Mushroom Barley Risotto with a Mint and Lime Dressing

You may have noticed that risotto is on every menu as the only vegetarian option at the moment (…yawn!).

Since risotto is an easy and lovely dish to make at home, I thought I’d add it to this blog, but with a bit of a twist. I have used pearl barley instead of risotto rice, which means that this dish is no longer technically a risotto in the traditional sense.

Barley has loads of great health benefits. Apparently, cooked barley helps balance blood sugar levels and contains about 3.6g of protein per cup.

It has been used in European cooking for centuries, and of late, we seem to have been only using it in soups, but it is much more versatile than that.

Ingredients (serves 2)

75g shiitake mushrooms
75g dried porcini mushrooms (ceps)
400g pearl barley
1 glass of white wine
1 vegetable stock cube
Salt / pepper
1 onion
3 cloves of garlic
1 handful of mint leaves
Juice of 1 lime
Olive oil


Fry the onion in olive oil until translucent before adding the garlic and shiitake mushrooms. Cook for about five minutes before adding the barley, dried porcini mushrooms, stock cube, seasoning and white wine. Also add about half a pint of water before putting the lid on to cook for about 30 minutes. Keep checking to make sure there is enough water – barley does need quite a lot. Also be sure to stir it once in a while to make sure it is not sticking to the bottom of the pan.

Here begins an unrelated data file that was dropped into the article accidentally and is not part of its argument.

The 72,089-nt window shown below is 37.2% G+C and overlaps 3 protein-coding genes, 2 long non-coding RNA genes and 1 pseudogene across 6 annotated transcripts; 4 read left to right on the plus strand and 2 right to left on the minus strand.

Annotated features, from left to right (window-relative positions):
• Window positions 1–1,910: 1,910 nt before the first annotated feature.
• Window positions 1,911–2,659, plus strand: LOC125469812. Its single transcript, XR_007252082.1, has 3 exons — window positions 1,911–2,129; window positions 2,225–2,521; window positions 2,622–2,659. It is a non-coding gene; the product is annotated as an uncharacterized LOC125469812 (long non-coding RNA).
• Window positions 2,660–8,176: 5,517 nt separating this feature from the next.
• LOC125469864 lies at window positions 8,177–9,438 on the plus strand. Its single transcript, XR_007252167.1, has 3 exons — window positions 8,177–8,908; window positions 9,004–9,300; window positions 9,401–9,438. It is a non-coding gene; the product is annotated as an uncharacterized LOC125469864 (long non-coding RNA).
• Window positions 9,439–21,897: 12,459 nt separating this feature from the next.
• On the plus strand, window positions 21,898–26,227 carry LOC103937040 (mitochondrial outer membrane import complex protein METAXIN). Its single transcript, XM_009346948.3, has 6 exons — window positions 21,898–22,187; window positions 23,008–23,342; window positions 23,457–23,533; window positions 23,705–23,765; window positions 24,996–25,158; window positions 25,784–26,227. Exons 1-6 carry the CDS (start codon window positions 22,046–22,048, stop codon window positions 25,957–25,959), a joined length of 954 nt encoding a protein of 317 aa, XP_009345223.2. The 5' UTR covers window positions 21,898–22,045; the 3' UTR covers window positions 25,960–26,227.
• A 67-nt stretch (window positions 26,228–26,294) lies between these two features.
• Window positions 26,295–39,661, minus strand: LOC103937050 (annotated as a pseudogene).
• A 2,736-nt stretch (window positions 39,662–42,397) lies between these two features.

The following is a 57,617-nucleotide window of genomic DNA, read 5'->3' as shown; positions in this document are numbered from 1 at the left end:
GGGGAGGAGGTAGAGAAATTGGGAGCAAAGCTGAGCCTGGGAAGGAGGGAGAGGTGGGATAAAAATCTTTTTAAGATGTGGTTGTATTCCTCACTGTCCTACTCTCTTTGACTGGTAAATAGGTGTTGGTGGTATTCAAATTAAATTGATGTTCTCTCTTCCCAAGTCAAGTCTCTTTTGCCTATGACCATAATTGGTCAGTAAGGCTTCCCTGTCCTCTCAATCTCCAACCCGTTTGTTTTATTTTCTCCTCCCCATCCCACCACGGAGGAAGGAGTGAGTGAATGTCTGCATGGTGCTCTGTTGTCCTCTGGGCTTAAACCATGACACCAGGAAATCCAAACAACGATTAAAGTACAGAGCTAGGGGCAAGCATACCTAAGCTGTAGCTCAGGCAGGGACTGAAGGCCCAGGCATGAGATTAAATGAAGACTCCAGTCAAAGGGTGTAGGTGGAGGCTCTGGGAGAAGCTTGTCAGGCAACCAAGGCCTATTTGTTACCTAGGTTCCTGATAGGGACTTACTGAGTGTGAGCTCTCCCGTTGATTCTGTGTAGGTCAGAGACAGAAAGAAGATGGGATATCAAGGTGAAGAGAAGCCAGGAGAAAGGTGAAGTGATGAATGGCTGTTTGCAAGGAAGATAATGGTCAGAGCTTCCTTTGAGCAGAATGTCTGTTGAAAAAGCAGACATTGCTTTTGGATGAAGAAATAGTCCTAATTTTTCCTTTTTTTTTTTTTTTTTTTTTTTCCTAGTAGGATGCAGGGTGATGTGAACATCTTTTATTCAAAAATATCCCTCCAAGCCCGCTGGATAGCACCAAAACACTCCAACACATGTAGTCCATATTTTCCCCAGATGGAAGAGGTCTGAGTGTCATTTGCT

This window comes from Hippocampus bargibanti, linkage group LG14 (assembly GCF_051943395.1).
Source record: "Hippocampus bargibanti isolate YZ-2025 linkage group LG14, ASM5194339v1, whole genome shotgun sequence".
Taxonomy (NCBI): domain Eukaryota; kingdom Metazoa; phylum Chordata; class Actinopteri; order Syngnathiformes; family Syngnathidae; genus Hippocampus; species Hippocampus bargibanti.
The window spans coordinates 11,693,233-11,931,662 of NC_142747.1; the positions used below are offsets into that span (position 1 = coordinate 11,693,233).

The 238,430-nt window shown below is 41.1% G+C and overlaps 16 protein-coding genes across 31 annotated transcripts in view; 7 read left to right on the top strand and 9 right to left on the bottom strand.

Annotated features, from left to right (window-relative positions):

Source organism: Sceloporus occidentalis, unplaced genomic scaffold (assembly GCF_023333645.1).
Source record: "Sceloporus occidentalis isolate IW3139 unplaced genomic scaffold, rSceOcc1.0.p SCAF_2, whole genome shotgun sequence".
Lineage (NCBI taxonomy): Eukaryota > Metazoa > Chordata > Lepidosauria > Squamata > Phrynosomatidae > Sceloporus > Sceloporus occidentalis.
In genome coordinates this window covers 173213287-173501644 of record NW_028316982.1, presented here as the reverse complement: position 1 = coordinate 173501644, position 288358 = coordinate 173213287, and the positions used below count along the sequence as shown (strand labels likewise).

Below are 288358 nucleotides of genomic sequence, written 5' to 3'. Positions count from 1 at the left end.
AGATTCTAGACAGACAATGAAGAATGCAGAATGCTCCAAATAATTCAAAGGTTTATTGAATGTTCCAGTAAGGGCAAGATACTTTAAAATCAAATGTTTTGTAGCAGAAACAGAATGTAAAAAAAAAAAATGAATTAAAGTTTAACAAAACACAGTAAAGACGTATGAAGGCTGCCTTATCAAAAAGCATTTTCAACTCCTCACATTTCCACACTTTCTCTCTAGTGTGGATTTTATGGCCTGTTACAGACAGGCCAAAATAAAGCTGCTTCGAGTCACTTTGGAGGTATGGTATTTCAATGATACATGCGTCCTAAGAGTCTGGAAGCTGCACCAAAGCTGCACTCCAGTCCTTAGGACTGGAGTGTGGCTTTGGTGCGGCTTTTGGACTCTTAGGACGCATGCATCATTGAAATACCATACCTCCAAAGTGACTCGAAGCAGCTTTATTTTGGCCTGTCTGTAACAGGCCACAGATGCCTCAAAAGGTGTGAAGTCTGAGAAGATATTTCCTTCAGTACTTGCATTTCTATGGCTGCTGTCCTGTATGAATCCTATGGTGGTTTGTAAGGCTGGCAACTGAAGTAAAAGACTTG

While the risotto is cooking, finely slice the mint leaves before putting it in a small jug along with a large glug of olive oil, salt, pepper and lime and drizzle over the top when you are ready to serve.


I haven’t added parmesan-style cheese to this dish as I don’t think it goes well with the mint and lime, but you can substitute the mint and lime dressing for cheese if you prefer.

I quite like to add lots of freshly ground pepper to this recipe has it helps bring out the earthy mushroom flavours.

You can use any mushrooms you like, but it this dish goes well with strong tasting mushrooms such as shiitake and porcini. Closed cup mushrooms might be a bit too bland.

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